Living or Surviving? - Benefits, barriers and opportunities for young people transitioning out of homelessness

New research highlights the growing impact of low income and the social security system on young peoples’ living standards and their opportunities to transition out of homelessness.

The report was funded by the West Midlands Combined Authority Homelessness Taskforce, facilitated by the homeless charity St Basils and carried out by the Centre for Research in Social Policy, an independent research centre based at Loughborough University.

The research involved 21 in-depth interviews with young people aged 17 – 25 across the West Midlands who were living in or had moved on from supported housing after experiencing or been at risk of homelessness.

It revealed how young peoples’ employment circumstances interact with their financial and housing situation and shape their ability to make ends meet and plan for their future.

It showed that while steady work with reasonable earnings can provide the opportunity to cover costs and come off Universal Credit, fluctuating hours and earnings can throw finances into disarray as varying benefit payments make it hard to budget.

The research also highlighted the difficulty for young people who want to work when living in supported accommodation where higher rents and complex interaction with the social security system causes uncertainty about the financial viability of working and the fear of facing high housing costs. [KH1] 

Lead researcher Katherine Hill, from Loughborough University, said: “This research highlights the inadequacy and inequity of a social security system that provides a lower rate of benefits to people under 25.

“Young people we spoke to face the same living costs regardless of age but receive £70 a month less in Universal Credit.

“This isn’t only unfair but the amount is just too low – struggling to cover essentials let alone anything else, especially with rising food and energy bills was a constant stress.

“We need a social security system that better supports young people moving on from homelessness to live independently, make ends meet, and look ahead – this means entitlement to the standard Universal Credit rate, and less complex interaction with earnings to make work more viable.”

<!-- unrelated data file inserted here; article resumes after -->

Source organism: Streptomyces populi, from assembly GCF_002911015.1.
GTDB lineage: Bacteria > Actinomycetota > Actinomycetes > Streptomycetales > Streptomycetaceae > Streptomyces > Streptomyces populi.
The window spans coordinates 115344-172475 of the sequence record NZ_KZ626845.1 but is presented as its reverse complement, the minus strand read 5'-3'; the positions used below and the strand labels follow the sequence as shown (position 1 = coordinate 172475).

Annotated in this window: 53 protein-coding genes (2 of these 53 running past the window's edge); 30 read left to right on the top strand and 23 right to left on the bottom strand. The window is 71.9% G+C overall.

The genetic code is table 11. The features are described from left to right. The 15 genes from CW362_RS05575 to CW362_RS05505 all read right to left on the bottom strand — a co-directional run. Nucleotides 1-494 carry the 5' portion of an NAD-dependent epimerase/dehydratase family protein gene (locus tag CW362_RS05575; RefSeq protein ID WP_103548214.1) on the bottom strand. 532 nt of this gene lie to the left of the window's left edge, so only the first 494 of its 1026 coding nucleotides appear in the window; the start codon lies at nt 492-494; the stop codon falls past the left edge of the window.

The report highlighted a number of key factors and recommendations that would help young people.

They included having suitable and affordable housing, benefit rates that they could live on, and being able to move into stable and financially viable work, when ready.

Recommendations from the report:

  • Pay the Universal Credit standard 25 or over rate to all young people living independently
  • Reinstate the Work Allowance (which was abolished for single adults in 2016)
  • Cap the rent at Local Housing Allowance or social rent levels for a period of time when people move into work, with the difference between this and the regulated rent being paid directly to the landlord from Housing Benefit
  • Increase the supply and improve access to suitable social housing and commissioned semi-supported accommodation.
  • Provide help with up-front costs in private rented accommodation. Realign Local Housing Allowance rates with actual private sector rents and commit to uprating them annually in future.
  • Subsidise transport. This could significantly ease the financial pressure on young people and increase their opportunities

Jean Templeton, Chief Executive of St Basils, said: “This research links young people’s ambitions to live and work with the challenges presented by our social security systems and helps identify what improvements could be made to support that shared ambition.

“The findings and recommendations will help to progress the WMCA Homelessness Taskforce’s aim of ‘designing out homelessness’ and we hope will provide the evidence to inform national policy changes.”

Councillor Sharon Thompson, Chair of the WMCA Homelessness Taskforce Members Advisory Group, welcoming the research.

She said: “The WMCA Homelessness Taskforce works in a collaborative way across sectors to identify regulations, policy, systems and practice which can contribute to the ultimate exclusion that is homelessness.

“This research shows how our current social security systems can unintentionally trap young people in poverty and unemployment and makes recommendations which can change that outcome.” 

You can read the full report here: